Take greater risks to expand clout
Isabel Aguilera, former president of General Electric Spain and former CEO of Google Spain and Portugal, said women need to take more risks and control of their own life to be influential people in her keynote speech.
Having worked in the IT industry for a long time, Aguilera said technology is the key for women to be treated equally.
"We need to foster specially selected capabilities to be eligible, we need to rely on technology, we need to focus on special companies, brands, sectors and geographies to leverage our efforts, being conscious of today's and tomorrow's world trends in all aspects," she said.
Aguilera said managing is about making decisions and women can be included in such a process by raising their value at an extraordinary level.
"When we look for others' inclusiveness, we will get our own one as collateral positive effect and a high return on our investment, a more fair and sustainable world, and at the same time, a more competitive one," she said.
In Korea, women are expanding their role in the judiciary and many other professional fields. Still, the corporate sector is one of the slowest areas in terms of giving fair opportunities to women. Most executive positions are dominated by males and only 13 of 500 top companies across the globe has female CEOs.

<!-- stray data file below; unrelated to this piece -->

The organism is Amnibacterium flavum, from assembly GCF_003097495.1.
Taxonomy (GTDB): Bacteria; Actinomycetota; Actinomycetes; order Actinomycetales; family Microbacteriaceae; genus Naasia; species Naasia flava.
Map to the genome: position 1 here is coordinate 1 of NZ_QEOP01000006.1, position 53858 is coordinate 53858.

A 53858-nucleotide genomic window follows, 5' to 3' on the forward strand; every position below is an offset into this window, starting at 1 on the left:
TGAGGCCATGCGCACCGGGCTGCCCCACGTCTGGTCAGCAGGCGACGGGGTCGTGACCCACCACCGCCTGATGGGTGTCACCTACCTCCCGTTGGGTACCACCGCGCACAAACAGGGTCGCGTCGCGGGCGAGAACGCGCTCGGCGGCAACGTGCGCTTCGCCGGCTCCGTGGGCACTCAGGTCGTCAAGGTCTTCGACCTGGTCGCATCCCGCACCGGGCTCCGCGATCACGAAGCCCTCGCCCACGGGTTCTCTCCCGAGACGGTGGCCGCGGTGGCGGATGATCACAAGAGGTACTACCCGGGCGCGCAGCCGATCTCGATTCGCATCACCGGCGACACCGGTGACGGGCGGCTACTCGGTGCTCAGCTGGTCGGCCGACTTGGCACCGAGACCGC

Shireen Ann Zaharah Muhiudeen, managing director of Corston-Smith Asset Management, Bill Powell, Asia editor and China Bureau chief of Fortune Magazine, Ha Yung-ku, CEO of Citibank Korea and Sue Shim, chief marketing officer of Samsung Electronics joined the discussion with Aguilera moderated by business journalist William Holstein.
Ha of Citibank said that the rate of female managers and executives at Citibank is relatively higher than other companies in Korea.
The Korea Chamber of Commerce and Industry surveyed 100 major companies in Korea and 23 percent of total employees were women and only 1.1 percent of the executives. However, about half of Citibank's total staffers are females and 12.5 percent of its executives are women.
He said one of the megatrends is diversifying and corporations have to accommodate themselves in the trend. "Companies provide gender equality would have competitiveness," he said. Citibank Korea is monitoring gender equality and women’s rights through Voice of Employee feedback and a woman’s council.
He suggested female workers set the goal of being executives and network actively. "Be confident enough to succeed without the premium of being a woman," Ha said.
Currently the highest ranking woman in Samsung Electronics, Shim has experience in P&G headquarters in the Unites States as a global marketing director.
Shim said successful global companies offer equal opportunities regardless of gender or ethnicity.
"In Samsung, I have to be conscious that I am one of the few female executives. However, Korean companies are interested in recruiting outstanding females and I think the number of female executives will grow in the near future," she said.
Shim also suggested women in senior management positions be open-minded and active in contact with other parts of society in addition to their work.